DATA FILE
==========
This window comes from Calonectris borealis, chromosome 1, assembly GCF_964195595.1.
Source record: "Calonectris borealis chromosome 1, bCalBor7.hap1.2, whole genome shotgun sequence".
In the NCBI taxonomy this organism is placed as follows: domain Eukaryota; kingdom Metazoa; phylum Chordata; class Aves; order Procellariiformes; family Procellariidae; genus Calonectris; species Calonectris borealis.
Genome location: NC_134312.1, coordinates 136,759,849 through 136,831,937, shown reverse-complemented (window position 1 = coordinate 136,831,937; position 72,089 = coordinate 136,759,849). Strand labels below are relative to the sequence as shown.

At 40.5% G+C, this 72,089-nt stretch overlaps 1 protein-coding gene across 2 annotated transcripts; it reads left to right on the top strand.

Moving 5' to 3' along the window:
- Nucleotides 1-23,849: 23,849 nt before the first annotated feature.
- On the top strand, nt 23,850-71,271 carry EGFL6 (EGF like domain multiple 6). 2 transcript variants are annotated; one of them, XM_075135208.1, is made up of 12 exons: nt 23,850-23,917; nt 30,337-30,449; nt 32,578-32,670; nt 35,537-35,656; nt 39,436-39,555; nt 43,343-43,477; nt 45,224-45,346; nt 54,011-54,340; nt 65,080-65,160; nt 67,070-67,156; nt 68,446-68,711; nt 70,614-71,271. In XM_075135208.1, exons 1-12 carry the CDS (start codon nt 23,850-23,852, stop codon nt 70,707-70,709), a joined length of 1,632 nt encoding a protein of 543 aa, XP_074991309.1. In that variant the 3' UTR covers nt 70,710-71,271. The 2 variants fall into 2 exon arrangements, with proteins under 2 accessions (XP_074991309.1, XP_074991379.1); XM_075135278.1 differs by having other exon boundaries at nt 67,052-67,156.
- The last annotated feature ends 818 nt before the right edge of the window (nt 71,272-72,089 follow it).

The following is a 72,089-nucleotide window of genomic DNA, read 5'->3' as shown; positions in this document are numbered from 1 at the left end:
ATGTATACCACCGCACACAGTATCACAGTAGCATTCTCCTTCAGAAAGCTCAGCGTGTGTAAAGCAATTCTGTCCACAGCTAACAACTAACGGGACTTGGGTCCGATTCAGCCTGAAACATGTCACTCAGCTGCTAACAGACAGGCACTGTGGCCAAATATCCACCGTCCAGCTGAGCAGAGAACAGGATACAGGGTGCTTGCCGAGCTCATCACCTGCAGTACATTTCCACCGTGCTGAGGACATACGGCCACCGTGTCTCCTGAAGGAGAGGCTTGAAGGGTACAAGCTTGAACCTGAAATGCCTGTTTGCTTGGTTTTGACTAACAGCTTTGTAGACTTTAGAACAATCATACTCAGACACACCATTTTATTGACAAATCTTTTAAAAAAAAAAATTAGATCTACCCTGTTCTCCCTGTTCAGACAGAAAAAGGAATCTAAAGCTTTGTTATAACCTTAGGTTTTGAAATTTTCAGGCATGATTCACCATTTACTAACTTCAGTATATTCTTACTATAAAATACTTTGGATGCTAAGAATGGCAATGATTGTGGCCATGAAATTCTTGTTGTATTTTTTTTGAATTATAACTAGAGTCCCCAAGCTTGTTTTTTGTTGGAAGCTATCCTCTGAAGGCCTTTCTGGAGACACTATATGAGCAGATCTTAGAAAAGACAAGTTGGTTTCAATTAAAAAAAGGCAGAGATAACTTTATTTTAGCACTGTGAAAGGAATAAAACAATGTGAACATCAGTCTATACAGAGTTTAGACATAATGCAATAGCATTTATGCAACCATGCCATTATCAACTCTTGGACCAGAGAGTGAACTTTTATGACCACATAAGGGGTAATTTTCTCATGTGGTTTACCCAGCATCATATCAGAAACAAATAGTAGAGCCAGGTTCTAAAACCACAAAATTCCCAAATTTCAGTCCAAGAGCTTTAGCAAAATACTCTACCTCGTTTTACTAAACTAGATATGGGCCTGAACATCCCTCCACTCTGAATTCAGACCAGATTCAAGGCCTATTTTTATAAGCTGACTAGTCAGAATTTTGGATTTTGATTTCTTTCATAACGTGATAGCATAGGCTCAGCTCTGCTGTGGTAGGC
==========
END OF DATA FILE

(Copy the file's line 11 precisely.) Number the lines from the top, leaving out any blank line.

ATGTATACCACCGCACACAGTATCACAGTAGCATTCTCCTTCAGAAAGCTCAGCGTGTGTAAAGCAATTCTGTCCACAGCTAACAACTAACGGGACTTGGGTCCGATTCAGCCTGAAACATGTCACTCAGCTGCTAACAGACAGGCACTGTGGCCAAATATCCACCGTCCAGCTGAGCAGAGAACAGGATACAGGGTGCTTGCCGAGCTCATCACCTGCAGTACATTTCCACCGTGCTGAGGACATACGGCCACCGTGTCTCCTGAAGGAGAGGCTTGAAGGGTACAAGCTTGAACCTGAAATGCCTGTTTGCTTGGTTTTGACTAACAGCTTTGTAGACTTTAGAACAATCATACTCAGACACACCATTTTATTGACAAATCTTTTAAAAAAAAAAATTAGATCTACCCTGTTCTCCCTGTTCAGACAGAAAAAGGAATCTAAAGCTTTGTTATAACCTTAGGTTTTGAAATTTTCAGGCATGATTCACCATTTACTAACTTCAGTATATTCTTACTATAAAATACTTTGGATGCTAAGAATGGCAATGATTGTGGCCATGAAATTCTTGTTGTATTTTTTTTGAATTATAACTAGAGTCCCCAAGCTTGTTTTTTGTTGGAAGCTATCCTCTGAAGGCCTTTCTGGAGACACTATATGAGCAGATCTTAGAAAAGACAAGTTGGTTTCAATTAAAAAAAGGCAGAGATAACTTTATTTTAGCACTGTGAAAGGAATAAAACAATGTGAACATCAGTCTATACAGAGTTTAGACATAATGCAATAGCATTTATGCAACCATGCCATTATCAACTCTTGGACCAGAGAGTGAACTTTTATGACCACATAAGGGGTAATTTTCTCATGTGGTTTACCCAGCATCATATCAGAAACAAATAGTAGAGCCAGGTTCTAAAACCACAAAATTCCCAAATTTCAGTCCAAGAGCTTTAGCAAAATACTCTACCTCGTTTTACTAAACTAGATATGGGCCTGAACATCCCTCCACTCTGAATTCAGACCAGATTCAAGGCCTATTTTTATAAGCTGACTAGTCAGAATTTTGGATTTTGATTTCTTTCATAACGTGATAGCATAGGCTCAGCTCTGCTGTGGTAGGC